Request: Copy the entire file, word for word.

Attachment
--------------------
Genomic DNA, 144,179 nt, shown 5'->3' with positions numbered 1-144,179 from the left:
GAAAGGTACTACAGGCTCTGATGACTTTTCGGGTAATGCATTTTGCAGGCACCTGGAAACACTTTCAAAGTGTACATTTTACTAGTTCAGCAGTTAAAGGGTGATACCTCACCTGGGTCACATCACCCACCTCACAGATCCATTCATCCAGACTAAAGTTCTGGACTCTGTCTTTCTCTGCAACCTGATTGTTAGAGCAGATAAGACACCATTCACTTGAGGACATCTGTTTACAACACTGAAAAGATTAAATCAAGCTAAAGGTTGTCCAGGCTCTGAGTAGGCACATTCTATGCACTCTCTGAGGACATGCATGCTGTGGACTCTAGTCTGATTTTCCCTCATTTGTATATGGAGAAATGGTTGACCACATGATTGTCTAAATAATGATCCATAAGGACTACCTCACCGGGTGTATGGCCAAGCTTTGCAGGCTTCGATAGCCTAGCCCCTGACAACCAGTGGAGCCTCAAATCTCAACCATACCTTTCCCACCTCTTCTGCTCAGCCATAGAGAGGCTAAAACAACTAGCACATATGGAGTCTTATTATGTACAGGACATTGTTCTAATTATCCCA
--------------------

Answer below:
Genomic DNA, 144,179 nt, shown 5'->3' with positions numbered 1-144,179 from the left:
GAAAGGTACTACAGGCTCTGATGACTTTTCGGGTAATGCATTTTGCAGGCACCTGGAAACACTTTCAAAGTGTACATTTTACTAGTTCAGCAGTTAAAGGGTGATACCTCACCTGGGTCACATCACCCACCTCACAGATCCATTCATCCAGACTAAAGTTCTGGACTCTGTCTTTCTCTGCAACCTGATTGTTAGAGCAGATAAGACACCATTCACTTGAGGACATCTGTTTACAACACTGAAAAGATTAAATCAAGCTAAAGGTTGTCCAGGCTCTGAGTAGGCACATTCTATGCACTCTCTGAGGACATGCATGCTGTGGACTCTAGTCTGATTTTCCCTCATTTGTATATGGAGAAATGGTTGACCACATGATTGTCTAAATAATGATCCATAAGGACTACCTCACCGGGTGTATGGCCAAGCTTTGCAGGCTTCGATAGCCTAGCCCCTGACAACCAGTGGAGCCTCAAATCTCAACCATACCTTTCCCACCTCTTCTGCTCAGCCATAGAGAGGCTAAAACAACTAGCACATATGGAGTCTTATTATGTACAGGACATTGTTCTAATTATCCCA